We are still actively working on the spam issue.
In today's privacy lax technological landscape, even e-mail providers run by the world's biggest corporations are a hair's breath away from being compromised. Although no major breaches of mail servers have been internationally publicized within the last few years, events like "the fappening" serve as a strong reminder that for every dollar spent by Apple on making their botnet confirmed phones, tablets and personal computers look like high end sex toys, about nary a cent is spent on making sure your data is secure. There are, however, many service providers who are actually committed to keeping your precious data unseen by those who were uninvited to see it.
When searching for e-mail service providers there are always a few key signs that the service should be used or avoided.
- Open source
- Now before you righteously shout at the top of your lungs "hurr durr freetard detected winders is the best" think about it. If an e-mail service uses open source software it is possible for anyone to review said software for backdoors and bugs that could potentially be exploited to steal your data or disrupt your workflow (simple stuff but some /g/its don't quite understand). If the software is well maintained, problems will either be quickly dealt with or not arise at all.
- Physically secure
- There isn't much point of having a service that is impossible to hack into if some random guy can just walk in and take your data. Although most service providers wouldn't be that stupid, there are some that probably aren't far off. Good places to have a mail server are: decommissioned bunkers, secret locations or spread out over many different machines in different locations.
- Not for profit/independent
- They say every bloke has his price, well, there is no arena where that statement rings more true than in big business, where back room deals are a way of life and morality and personal convictions come second to profit. You're much safer putting your precious data in the hands of some sweaty neckbeard, who does nothing but watch Alex Jones and talk about racemixing on /pol/, with a mission to "stap the gummmerment takin' our freedumbs", than some corporation who would sell you out in an instant for a few bucks.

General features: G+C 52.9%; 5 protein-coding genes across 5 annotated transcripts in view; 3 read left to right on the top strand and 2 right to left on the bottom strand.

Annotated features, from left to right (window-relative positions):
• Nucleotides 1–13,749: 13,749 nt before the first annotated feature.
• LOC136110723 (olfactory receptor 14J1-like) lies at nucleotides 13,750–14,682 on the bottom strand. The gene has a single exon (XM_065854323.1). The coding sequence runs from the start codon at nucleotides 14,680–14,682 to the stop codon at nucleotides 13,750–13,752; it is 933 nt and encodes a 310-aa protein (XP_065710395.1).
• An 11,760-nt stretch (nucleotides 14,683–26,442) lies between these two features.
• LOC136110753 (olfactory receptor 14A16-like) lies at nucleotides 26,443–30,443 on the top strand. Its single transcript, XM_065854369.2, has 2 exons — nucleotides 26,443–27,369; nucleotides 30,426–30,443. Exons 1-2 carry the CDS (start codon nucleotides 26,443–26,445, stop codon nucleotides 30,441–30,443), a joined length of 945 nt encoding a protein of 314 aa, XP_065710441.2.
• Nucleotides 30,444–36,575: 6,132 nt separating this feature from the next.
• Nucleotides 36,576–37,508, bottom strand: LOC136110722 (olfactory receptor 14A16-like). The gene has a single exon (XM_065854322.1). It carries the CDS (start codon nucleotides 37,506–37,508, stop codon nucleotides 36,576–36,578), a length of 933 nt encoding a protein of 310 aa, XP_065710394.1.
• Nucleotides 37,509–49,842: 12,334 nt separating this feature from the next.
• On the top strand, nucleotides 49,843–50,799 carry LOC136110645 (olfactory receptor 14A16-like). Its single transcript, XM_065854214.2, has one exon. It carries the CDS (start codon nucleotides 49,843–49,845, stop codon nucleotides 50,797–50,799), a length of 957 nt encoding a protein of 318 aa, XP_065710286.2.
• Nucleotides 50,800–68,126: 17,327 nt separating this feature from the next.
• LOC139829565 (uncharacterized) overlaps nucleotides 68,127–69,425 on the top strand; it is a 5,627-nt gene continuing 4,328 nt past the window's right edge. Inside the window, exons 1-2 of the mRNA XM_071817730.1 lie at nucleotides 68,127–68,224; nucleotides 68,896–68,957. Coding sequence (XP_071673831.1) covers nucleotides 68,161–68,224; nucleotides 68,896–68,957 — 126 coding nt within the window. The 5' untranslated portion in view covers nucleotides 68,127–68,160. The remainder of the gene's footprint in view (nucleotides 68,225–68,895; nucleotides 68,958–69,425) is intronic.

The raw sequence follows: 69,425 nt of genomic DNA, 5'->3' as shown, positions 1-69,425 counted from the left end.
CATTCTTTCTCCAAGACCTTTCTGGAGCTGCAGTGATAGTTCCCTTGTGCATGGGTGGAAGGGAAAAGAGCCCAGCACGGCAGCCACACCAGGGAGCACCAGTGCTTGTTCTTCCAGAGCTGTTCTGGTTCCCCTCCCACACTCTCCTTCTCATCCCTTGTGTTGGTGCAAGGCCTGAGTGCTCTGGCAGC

- Made by a fellow autist
- If your mail provider was set up by a fellow /g/ent, /tech/ie or /cyber/cunt, you know that their hatred for governments and corporate entities burns deeper than the bed sores they more than likely possess, and wouldn't sell your data even if the NSA was knocking on their door.
- An e-mail provider who doesn't require your details to register an account can't sell it out for some quick bucks, should someone come asking for your data specifically. This includes not requiring your name, previous e-mail address, phone number or a link to one of your social media accounts.
- Privacy Features
- Some email services will include additional privacy features, such as stripping your IP address from the source of the email so that anyone you send email to doesn't know where you are and can't crack into your firewall. https://www.raymond.cc/blog/hide-sender-ip-address-in-email-headers
- Based in a police state
- You know your data isn't safe if literally any government official or ally can simply ask to see your details and every message you've sent since record began. This means that providers based in the USA, China, Australia or any other authority cuck(tm) nations aren't a good choice if you're a whistle blower, plan to run for office, be dissentious (basically every chan user except for the most patriotic /pol/tard) or try to obtain a position of power in general. Countries like France, Germany, Sweden and perhaps Japan are safe bets.
- Associated with known pedophile networks
- If your mail provider is associated at all with the less scrupulous man-child side of the internet, there is a chance that your data is already being watched.
- You saw it in an advertisement/a normalfag recommended it to you
- This one goes without saying, spam is usually quite profitable, and spreading it to others increases this profit. If you see an ad saying "Other providers hate him. Find out how he sends emails the fastest, with one dirty trick" nope the fuck out of there immediately.
- It is an e-mail service owned and maintained by your ISP
See also: Privacy-Conscious Email Providers
- An open source, anonymous sign-up French email provider. Huge 1 GB attachment size.
Update: it was discovered via a Freedom of Information Act request that the seizure of the hard disk was due to an international order from the United States.
- French, open source and encrypted. This provider also features anti-spam and anti-virus capabilities and you'll even have your IP stripped from the logs and outgoing emails. Update: In August of 2017, they switched from a free IMAP to paid IMAP only, with no warning or advance notice. Many were upset. WARNING: Gets outages regularly. If you use it you run a risk of not receiving an important e-mail in time. There is no information on what is going on so far.
- Designed by some lads at MIT, maintained by CERN in an abandoned military command center deep within the Swiss alps, featuring end to end encryption, expiring emails, a dogged dedication to absolute privacy from any third party and complete anonymity including scrubbing IP addresses and dissociating them with your user name, this is the email provider to end all email providers.
- Free email to every user. Requires no personal information to sign up, fast, and no IP logging. Includes a web client, and can be used in any POP3 or IMAP compatible client.
- German-based email service which is open-source, with a built-in end-to-end encryption, it doesn't require any personal information.